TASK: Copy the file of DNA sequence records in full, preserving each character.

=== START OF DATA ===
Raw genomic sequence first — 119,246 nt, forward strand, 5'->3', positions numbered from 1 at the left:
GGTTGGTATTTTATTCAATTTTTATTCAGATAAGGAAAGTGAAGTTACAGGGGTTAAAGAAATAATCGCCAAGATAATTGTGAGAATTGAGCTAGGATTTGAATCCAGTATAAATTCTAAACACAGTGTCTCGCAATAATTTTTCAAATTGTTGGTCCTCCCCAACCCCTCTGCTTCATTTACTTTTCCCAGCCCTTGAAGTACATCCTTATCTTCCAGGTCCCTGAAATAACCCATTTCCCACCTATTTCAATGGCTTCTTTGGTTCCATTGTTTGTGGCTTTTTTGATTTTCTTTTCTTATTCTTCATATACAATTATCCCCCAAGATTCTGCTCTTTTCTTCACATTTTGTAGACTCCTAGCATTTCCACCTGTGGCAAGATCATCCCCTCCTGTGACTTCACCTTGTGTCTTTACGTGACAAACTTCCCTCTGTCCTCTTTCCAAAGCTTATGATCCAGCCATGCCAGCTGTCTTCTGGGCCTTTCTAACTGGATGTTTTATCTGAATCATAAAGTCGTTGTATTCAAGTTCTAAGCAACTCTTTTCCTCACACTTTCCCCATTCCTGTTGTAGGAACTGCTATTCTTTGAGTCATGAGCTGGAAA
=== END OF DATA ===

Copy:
Raw genomic sequence first — 119,246 nt, forward strand, 5'->3', positions numbered from 1 at the left:
GGTTGGTATTTTATTCAATTTTTATTCAGATAAGGAAAGTGAAGTTACAGGGGTTAAAGAAATAATCGCCAAGATAATTGTGAGAATTGAGCTAGGATTTGAATCCAGTATAAATTCTAAACACAGTGTCTCGCAATAATTTTTCAAATTGTTGGTCCTCCCCAACCCCTCTGCTTCATTTACTTTTCCCAGCCCTTGAAGTACATCCTTATCTTCCAGGTCCCTGAAATAACCCATTTCCCACCTATTTCAATGGCTTCTTTGGTTCCATTGTTTGTGGCTTTTTTGATTTTCTTTTCTTATTCTTCATATACAATTATCCCCCAAGATTCTGCTCTTTTCTTCACATTTTGTAGACTCCTAGCATTTCCACCTGTGGCAAGATCATCCCCTCCTGTGACTTCACCTTGTGTCTTTACGTGACAAACTTCCCTCTGTCCTCTTTCCAAAGCTTATGATCCAGCCATGCCAGCTGTCTTCTGGGCCTTTCTAACTGGATGTTTTATCTGAATCATAAAGTCGTTGTATTCAAGTTCTAAGCAACTCTTTTCCTCACACTTTCCCCATTCCTGTTGTAGGAACTGCTATTCTTTGAGTCATGAGCTGGAAA